Dr. Nir Tzachar, PhD. on October 31st, 2017

The topics of gender equality and equal compensation have sparked debates around the globe – and rightfully so. Hollywood has become a major target for accusations of gender inequality, as ageing male actors seem to land many more roles than older actresses do, not to mention the compensation gap. But is this accusation valid? We dove into the data to find out.

We’ve watched many Hollywood starlets go to extreme lengths to remain young and glowing, in order to stay in the limelight. Some succeed in holding onto their youthful appearance, while others become nearly unrecognizable through plastic surgery, and end up serving as lessons of “what not to do.”

Why do woman, so much more than many men, take such risks to stay young? Although all actors – male and female – feel the pressure to hold onto their youthful appearance, women in Hollywood seem to feel that pressure much more intensely than men do.

Since we deal with so much entertainment industry data here at Vault, we wondered if it might be possible to quantify an anti-aging bias against women in Hollywood.

To keep our analysis as simple as possible, we focused on the top of the Hollywood heap: actors and actresses who’ve been nominated for Academy Awards. The data represents over 2500 motion pictures.


Several things jump out here:

  • In general, a significant gap between the sexes exists.
  • Men experience the heights of their careers between the ages of 25 to 45.
  • Women experience their heights between the ages of 25 to 35 – giving them ten fewer years in the spotlight.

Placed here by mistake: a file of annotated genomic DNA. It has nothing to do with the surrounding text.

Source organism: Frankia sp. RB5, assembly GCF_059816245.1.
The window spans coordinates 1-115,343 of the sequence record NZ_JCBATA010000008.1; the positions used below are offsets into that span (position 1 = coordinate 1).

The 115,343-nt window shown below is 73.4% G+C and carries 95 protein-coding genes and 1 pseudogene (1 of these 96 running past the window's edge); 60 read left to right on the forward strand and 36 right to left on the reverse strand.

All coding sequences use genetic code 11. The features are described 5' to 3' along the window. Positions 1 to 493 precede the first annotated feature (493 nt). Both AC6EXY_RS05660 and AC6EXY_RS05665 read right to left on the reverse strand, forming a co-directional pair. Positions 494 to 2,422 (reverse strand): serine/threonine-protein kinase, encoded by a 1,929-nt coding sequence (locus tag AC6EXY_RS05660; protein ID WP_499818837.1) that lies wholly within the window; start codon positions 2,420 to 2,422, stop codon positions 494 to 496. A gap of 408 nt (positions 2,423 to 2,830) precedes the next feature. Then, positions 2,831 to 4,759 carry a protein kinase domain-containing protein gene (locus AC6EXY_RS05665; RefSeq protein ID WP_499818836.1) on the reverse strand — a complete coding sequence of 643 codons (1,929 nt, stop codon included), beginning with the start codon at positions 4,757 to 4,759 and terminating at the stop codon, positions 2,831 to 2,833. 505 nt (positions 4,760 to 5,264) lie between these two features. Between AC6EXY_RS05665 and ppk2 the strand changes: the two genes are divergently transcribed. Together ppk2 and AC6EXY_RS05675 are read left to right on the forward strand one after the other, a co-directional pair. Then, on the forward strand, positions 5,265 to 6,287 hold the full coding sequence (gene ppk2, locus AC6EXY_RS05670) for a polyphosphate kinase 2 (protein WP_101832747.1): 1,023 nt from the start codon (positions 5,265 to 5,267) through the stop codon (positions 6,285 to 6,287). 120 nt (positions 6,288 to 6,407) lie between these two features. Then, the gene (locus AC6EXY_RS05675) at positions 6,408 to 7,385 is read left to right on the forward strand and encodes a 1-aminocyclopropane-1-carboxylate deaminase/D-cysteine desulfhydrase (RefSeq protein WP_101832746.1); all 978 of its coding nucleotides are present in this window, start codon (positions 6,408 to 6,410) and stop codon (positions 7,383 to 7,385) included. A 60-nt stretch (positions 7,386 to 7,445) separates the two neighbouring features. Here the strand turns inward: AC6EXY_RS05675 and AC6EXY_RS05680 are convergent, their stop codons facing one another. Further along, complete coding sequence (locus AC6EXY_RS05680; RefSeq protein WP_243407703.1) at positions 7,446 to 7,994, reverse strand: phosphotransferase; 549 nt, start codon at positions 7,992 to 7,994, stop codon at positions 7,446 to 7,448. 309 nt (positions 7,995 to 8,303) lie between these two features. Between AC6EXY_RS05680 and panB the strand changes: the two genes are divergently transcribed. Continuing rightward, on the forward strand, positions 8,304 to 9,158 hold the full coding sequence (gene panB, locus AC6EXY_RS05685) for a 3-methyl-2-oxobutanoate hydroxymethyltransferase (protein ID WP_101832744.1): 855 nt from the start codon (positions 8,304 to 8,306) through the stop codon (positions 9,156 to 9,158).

• Some women’s careers experience a renaissance between the ages of 65 and 70, when they may win an Academy Award for a grandmotherly role.
  • Women receive significantly lower average compensation than men do, relative to a film’s budget.

In short, if we are of the understanding the bigger budgets means bigger pay days then these stats reveal that even Academy Award-nominated actresses are consistently paid less than their male counterparts – and that their pay experiences a sharp drop when they reach age 35, a full decade before male actors experience a similar drop. This appears to be clear evidence of a Hollywood-wide age bias against female actors. We wondered if this bias applied to all genres of film, or if certain genres might be more gender-biased than others:


Perhaps the most damning insight is that aging actresses are most likely to receive equal pay, and consistently find work, in the animation genre. In other words, only voiceover roles deviate from Hollywood’s overall gender-biased norm, unlike live-action roles in virtually every other genre.


The above data demonstrates a clear and pervasive bias against aging female actresses and female actresses in general in terms of compensation and career opportunities. Still, one important question remains: Does this bias originate with Hollywood producers and directors – or does the blame lie with audiences who vote with their wallets? Join us next time for Part II: The Problem with the Oscar.